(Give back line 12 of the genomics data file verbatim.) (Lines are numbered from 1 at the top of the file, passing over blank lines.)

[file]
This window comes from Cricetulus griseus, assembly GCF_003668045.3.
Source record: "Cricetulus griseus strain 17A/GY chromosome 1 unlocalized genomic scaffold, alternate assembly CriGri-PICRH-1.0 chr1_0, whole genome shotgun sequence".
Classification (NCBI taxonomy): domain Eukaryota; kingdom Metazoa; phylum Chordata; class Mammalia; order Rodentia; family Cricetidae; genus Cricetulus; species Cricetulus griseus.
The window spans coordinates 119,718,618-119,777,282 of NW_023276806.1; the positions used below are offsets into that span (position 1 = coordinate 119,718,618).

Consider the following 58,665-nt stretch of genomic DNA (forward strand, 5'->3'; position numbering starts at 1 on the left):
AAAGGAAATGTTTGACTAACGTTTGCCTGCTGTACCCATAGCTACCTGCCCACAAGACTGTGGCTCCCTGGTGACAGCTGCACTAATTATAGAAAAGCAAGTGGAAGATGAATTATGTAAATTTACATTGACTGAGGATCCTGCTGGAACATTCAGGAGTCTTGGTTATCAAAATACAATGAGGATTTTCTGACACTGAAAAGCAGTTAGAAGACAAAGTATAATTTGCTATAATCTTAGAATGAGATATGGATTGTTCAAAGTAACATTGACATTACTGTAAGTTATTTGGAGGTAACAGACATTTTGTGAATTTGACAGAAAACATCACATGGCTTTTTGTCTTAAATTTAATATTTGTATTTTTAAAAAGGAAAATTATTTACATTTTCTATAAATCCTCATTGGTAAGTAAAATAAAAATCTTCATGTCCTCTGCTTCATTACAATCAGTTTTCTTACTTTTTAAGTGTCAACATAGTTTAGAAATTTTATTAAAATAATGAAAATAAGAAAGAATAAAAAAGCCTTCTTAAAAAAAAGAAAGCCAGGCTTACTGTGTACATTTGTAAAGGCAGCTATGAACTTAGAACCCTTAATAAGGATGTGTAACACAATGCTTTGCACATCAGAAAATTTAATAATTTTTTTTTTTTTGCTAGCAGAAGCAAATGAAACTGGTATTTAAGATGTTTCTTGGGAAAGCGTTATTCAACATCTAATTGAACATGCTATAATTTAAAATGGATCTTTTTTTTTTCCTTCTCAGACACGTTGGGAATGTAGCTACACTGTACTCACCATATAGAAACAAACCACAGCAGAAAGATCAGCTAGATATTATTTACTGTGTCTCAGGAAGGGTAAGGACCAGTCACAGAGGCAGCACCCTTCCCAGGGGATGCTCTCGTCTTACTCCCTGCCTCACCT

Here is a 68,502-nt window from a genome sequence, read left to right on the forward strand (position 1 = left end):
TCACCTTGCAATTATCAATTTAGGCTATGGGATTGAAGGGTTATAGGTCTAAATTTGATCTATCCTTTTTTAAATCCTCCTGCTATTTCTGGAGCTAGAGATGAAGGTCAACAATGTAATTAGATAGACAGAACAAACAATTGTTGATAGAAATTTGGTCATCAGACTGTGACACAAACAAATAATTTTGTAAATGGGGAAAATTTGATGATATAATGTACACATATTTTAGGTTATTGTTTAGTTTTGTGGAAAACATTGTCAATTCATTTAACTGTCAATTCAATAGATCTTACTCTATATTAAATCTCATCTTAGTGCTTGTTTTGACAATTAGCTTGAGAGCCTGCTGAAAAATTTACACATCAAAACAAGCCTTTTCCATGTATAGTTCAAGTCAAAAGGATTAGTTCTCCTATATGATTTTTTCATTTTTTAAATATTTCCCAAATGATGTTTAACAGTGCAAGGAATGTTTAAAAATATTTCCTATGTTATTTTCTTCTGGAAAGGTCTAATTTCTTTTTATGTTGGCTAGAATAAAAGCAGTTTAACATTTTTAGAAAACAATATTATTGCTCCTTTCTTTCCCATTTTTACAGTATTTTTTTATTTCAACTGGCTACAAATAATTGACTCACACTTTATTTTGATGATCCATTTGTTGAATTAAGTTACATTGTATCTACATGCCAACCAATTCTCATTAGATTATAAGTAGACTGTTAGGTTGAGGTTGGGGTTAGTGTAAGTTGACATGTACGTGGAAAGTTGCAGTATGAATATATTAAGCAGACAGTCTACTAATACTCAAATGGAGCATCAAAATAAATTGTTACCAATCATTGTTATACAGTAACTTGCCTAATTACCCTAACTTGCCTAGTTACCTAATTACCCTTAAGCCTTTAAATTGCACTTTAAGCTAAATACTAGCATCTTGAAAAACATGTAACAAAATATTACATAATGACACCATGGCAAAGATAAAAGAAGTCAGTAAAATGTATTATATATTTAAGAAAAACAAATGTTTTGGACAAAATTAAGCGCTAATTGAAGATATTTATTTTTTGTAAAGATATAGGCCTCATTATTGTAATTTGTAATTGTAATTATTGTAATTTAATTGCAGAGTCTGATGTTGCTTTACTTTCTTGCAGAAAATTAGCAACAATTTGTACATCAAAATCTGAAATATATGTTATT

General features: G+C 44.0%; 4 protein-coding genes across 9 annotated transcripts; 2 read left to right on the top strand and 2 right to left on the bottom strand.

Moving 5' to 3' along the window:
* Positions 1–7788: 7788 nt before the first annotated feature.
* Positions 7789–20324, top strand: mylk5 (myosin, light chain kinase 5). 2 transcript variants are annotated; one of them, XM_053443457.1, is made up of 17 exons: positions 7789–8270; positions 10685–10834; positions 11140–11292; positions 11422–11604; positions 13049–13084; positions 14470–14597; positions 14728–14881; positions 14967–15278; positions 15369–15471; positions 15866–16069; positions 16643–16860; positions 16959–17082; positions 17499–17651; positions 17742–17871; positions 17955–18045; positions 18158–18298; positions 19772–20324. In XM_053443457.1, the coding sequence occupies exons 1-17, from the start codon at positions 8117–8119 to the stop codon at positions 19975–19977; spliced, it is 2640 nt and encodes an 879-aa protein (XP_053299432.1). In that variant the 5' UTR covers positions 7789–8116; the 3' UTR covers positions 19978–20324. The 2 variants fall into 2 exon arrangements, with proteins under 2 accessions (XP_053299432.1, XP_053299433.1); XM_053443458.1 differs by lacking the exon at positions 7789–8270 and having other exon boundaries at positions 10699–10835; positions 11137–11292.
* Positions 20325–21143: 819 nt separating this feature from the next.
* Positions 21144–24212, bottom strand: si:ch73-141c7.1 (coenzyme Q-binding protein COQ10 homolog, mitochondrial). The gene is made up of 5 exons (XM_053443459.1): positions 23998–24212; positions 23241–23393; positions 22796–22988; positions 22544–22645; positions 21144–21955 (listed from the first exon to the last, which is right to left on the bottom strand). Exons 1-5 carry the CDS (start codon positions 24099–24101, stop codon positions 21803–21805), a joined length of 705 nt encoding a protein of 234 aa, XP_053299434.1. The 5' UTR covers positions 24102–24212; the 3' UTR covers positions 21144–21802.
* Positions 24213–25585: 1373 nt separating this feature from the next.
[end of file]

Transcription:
* Positions 7789–20324, top strand: mylk5 (myosin, light chain kinase 5). 2 transcript variants are annotated; one of them, XM_053443457.1, is made up of 17 exons: positions 7789–8270; positions 10685–10834; positions 11140–11292; positions 11422–11604; positions 13049–13084; positions 14470–14597; positions 14728–14881; positions 14967–15278; positions 15369–15471; positions 15866–16069; positions 16643–16860; positions 16959–17082; positions 17499–17651; positions 17742–17871; positions 17955–18045; positions 18158–18298; positions 19772–20324. In XM_053443457.1, the coding sequence occupies exons 1-17, from the start codon at positions 8117–8119 to the stop codon at positions 19975–19977; spliced, it is 2640 nt and encodes an 879-aa protein (XP_053299432.1). In that variant the 5' UTR covers positions 7789–8116; the 3' UTR covers positions 19978–20324. The 2 variants fall into 2 exon arrangements, with proteins under 2 accessions (XP_053299432.1, XP_053299433.1); XM_053443458.1 differs by lacking the exon at positions 7789–8270 and having other exon boundaries at positions 10699–10835; positions 11137–11292.